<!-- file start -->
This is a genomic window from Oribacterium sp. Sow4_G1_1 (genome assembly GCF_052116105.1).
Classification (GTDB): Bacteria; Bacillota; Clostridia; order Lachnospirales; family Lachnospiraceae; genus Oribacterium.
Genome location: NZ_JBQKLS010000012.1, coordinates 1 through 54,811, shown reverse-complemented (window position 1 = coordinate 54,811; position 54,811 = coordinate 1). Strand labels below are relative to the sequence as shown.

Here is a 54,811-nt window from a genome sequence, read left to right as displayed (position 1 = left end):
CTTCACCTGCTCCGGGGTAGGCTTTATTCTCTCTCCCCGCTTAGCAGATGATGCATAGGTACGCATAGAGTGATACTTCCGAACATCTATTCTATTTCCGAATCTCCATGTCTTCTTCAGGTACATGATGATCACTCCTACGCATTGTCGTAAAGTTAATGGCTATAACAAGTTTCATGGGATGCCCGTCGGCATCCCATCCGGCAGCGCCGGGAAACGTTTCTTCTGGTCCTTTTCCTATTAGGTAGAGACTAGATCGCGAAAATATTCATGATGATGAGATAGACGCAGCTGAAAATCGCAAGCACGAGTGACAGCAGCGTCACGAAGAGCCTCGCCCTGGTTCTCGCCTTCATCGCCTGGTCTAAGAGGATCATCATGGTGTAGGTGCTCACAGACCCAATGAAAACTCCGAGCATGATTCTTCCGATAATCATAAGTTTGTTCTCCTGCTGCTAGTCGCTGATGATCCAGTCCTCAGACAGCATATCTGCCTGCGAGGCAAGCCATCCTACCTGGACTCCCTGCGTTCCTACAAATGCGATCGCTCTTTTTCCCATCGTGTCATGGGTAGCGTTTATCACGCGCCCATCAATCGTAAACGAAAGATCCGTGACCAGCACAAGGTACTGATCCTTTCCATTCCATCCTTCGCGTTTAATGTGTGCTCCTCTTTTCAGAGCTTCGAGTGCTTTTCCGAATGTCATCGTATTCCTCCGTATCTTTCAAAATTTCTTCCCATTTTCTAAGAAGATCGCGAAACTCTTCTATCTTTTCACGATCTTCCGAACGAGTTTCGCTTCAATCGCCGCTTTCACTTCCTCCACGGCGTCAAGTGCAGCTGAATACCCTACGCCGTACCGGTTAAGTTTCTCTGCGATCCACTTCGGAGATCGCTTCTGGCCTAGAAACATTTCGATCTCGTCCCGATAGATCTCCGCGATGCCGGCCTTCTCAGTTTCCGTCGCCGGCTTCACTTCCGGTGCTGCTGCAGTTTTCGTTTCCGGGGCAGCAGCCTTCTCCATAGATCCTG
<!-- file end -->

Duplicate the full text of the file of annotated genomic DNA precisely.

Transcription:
This is a genomic window from Oribacterium sp. Sow4_G1_1 (genome assembly GCF_052116105.1).
Classification (GTDB): Bacteria; Bacillota; Clostridia; order Lachnospirales; family Lachnospiraceae; genus Oribacterium.
Genome location: NZ_JBQKLS010000012.1, coordinates 1 through 54,811, shown reverse-complemented (window position 1 = coordinate 54,811; position 54,811 = coordinate 1). Strand labels below are relative to the sequence as shown.

Here is a 54,811-nt window from a genome sequence, read left to right as displayed (position 1 = left end):
CTTCACCTGCTCCGGGGTAGGCTTTATTCTCTCTCCCCGCTTAGCAGATGATGCATAGGTACGCATAGAGTGATACTTCCGAACATCTATTCTATTTCCGAATCTCCATGTCTTCTTCAGGTACATGATGATCACTCCTACGCATTGTCGTAAAGTTAATGGCTATAACAAGTTTCATGGGATGCCCGTCGGCATCCCATCCGGCAGCGCCGGGAAACGTTTCTTCTGGTCCTTTTCCTATTAGGTAGAGACTAGATCGCGAAAATATTCATGATGATGAGATAGACGCAGCTGAAAATCGCAAGCACGAGTGACAGCAGCGTCACGAAGAGCCTCGCCCTGGTTCTCGCCTTCATCGCCTGGTCTAAGAGGATCATCATGGTGTAGGTGCTCACAGACCCAATGAAAACTCCGAGCATGATTCTTCCGATAATCATAAGTTTGTTCTCCTGCTGCTAGTCGCTGATGATCCAGTCCTCAGACAGCATATCTGCCTGCGAGGCAAGCCATCCTACCTGGACTCCCTGCGTTCCTACAAATGCGATCGCTCTTTTTCCCATCGTGTCATGGGTAGCGTTTATCACGCGCCCATCAATCGTAAACGAAAGATCCGTGACCAGCACAAGGTACTGATCCTTTCCATTCCATCCTTCGCGTTTAATGTGTGCTCCTCTTTTCAGAGCTTCGAGTGCTTTTCCGAATGTCATCGTATTCCTCCGTATCTTTCAAAATTTCTTCCCATTTTCTAAGAAGATCGCGAAACTCTTCTATCTTTTCACGATCTTCCGAACGAGTTTCGCTTCAATCGCCGCTTTCACTTCCTCCACGGCGTCAAGTGCAGCTGAATACCCTACGCCGTACCGGTTAAGTTTCTCTGCGATCCACTTCGGAGATCGCTTCTGGCCTAGAAACATTTCGATCTCGTCCCGATAGATCTCCGCGATGCCGGCCTTCTCAGTTTCCGTCGCCGGCTTCACTTCCGGTGCTGCTGCAGTTTTCGTTTCCGGGGCAGCAGCCTTCTCCATAGATCCTG